Got The Fever

Sunday, August 31, 2008

Billy Paul

So, am I the last one in the joint that’s been turned on to Billy Paul’s ‘Greatest Hits’?

But, in a way I’m thinking that it’s not such a bad thing when I think of it in terms of being turned on to something I’ve never heard before. And, I loves me music I’ve never heard before – especially by an artist that I only know as a one hit wonder. Which in Billy’s case is “Me And Mrs. Jones.”

I literally only heard something different by Billy just around one month ago driving back home from a friend’s house – I think it was on an NPR station here in the Worcester area, 90.5. And, as it’s playing I’m thinking, “I know this voice, but who is it?” Turns out, much to my surprise, to be Mr. Paul.

I thought it so different, that I knew that I had to have the complete album pronto. To my surprise it has many, many tracks that are simply wonderful! Filled with melody, somewhat radical interpretations and all delightfully soulful.

Your Song
This is the tune my ears were treated to as I drove home that night. As many of you know, I’m a sucker for a tune that almost redefines the original and I believe that this is the case here. At first, I thought it a bit of a stumble when he pauses and elongates the phrases beginning with “How wonderful life is …”, but now I can feel just how much it adds. I try to imagine that Sir Elton smiles when he hears this.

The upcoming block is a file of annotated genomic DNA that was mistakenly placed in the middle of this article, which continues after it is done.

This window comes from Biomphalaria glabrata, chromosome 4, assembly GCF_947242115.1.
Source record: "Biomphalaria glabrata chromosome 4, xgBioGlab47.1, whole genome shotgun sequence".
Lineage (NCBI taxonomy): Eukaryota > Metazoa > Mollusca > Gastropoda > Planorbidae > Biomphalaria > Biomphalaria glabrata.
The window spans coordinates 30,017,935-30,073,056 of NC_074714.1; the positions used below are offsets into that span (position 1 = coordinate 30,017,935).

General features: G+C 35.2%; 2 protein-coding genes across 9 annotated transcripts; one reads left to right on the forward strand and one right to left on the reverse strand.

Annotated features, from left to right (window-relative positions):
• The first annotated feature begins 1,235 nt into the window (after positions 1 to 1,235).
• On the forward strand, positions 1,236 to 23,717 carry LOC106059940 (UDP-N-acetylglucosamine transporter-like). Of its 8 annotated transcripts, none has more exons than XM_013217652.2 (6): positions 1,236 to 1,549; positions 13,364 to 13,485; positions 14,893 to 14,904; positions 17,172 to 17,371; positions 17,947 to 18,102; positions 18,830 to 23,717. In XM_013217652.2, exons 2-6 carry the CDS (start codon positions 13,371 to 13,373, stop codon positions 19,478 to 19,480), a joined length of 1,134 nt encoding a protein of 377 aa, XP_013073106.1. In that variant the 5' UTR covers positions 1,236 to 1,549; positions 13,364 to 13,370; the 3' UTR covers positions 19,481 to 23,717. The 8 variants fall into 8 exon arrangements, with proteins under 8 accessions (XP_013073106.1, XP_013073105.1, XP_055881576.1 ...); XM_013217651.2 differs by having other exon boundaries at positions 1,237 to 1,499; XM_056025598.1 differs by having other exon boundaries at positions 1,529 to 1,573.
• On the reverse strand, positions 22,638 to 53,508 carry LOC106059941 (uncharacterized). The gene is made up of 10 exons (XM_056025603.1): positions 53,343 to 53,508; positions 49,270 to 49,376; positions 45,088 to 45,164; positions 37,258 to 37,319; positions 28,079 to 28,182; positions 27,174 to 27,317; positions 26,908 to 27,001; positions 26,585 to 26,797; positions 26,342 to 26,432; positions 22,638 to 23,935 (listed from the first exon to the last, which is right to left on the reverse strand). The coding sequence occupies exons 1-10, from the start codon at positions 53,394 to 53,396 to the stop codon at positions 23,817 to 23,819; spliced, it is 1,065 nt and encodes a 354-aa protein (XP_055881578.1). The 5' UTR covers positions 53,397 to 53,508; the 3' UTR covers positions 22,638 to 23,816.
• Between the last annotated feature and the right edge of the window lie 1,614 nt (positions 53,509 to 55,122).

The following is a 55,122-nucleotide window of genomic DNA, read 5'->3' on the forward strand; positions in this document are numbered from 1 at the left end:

It’s Too Late
Some improvisation displayed here alongside a fine flute, bongos and tight as can be arrangement. Yet again, I think that the original composer - Carole King, is happy knowing that her song is in good adopted hands. This is ‘Light and breezy’, without drifting into bedtime, background music – which in a lesser hand, would have been so easy to do.

Billy Paul: Your Song
Billy Paul: It’s Too Late
From: Greatest Hits

Addendum: Thanks to two readers of this blog, bubblehead and G Simmermaker, I have successfully acquired a title from my 'What I'm (unsuccessfully) Searching For' list which is located to the right of this blog. They both found that I could get it for FREE through the generosity of Tom Robinson on his own web site! Thank you to you both, and thank you to Tom Robinson.